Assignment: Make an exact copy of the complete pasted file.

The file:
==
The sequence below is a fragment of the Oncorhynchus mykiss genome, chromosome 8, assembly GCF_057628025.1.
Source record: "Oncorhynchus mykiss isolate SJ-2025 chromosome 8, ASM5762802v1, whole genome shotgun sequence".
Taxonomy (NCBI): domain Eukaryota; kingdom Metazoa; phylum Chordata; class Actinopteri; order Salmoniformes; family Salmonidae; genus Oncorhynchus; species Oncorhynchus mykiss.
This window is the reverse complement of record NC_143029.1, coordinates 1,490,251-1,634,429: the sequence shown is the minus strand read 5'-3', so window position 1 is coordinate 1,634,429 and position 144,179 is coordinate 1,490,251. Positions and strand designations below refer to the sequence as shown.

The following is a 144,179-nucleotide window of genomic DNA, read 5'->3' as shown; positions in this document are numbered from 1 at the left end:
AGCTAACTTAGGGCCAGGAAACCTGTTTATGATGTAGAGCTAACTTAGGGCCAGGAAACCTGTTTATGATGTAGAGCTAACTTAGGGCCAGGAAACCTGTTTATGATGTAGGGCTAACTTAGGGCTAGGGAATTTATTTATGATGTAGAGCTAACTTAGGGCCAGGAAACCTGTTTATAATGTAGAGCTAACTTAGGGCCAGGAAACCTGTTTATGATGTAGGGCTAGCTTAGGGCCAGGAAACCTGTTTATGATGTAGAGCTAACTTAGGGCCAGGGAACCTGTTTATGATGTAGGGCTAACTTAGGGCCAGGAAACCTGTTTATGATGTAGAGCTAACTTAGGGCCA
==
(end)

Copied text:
The sequence below is a fragment of the Oncorhynchus mykiss genome, chromosome 8, assembly GCF_057628025.1.
Source record: "Oncorhynchus mykiss isolate SJ-2025 chromosome 8, ASM5762802v1, whole genome shotgun sequence".
Taxonomy (NCBI): domain Eukaryota; kingdom Metazoa; phylum Chordata; class Actinopteri; order Salmoniformes; family Salmonidae; genus Oncorhynchus; species Oncorhynchus mykiss.
This window is the reverse complement of record NC_143029.1, coordinates 1,490,251-1,634,429: the sequence shown is the minus strand read 5'-3', so window position 1 is coordinate 1,634,429 and position 144,179 is coordinate 1,490,251. Positions and strand designations below refer to the sequence as shown.

The following is a 144,179-nucleotide window of genomic DNA, read 5'->3' as shown; positions in this document are numbered from 1 at the left end:
AGCTAACTTAGGGCCAGGAAACCTGTTTATGATGTAGAGCTAACTTAGGGCCAGGAAACCTGTTTATGATGTAGAGCTAACTTAGGGCCAGGAAACCTGTTTATGATGTAGGGCTAACTTAGGGCTAGGGAATTTATTTATGATGTAGAGCTAACTTAGGGCCAGGAAACCTGTTTATAATGTAGAGCTAACTTAGGGCCAGGAAACCTGTTTATGATGTAGGGCTAGCTTAGGGCCAGGAAACCTGTTTATGATGTAGAGCTAACTTAGGGCCAGGGAACCTGTTTATGATGTAGGGCTAACTTAGGGCCAGGAAACCTGTTTATGATGTAGAGCTAACTTAGGGCCA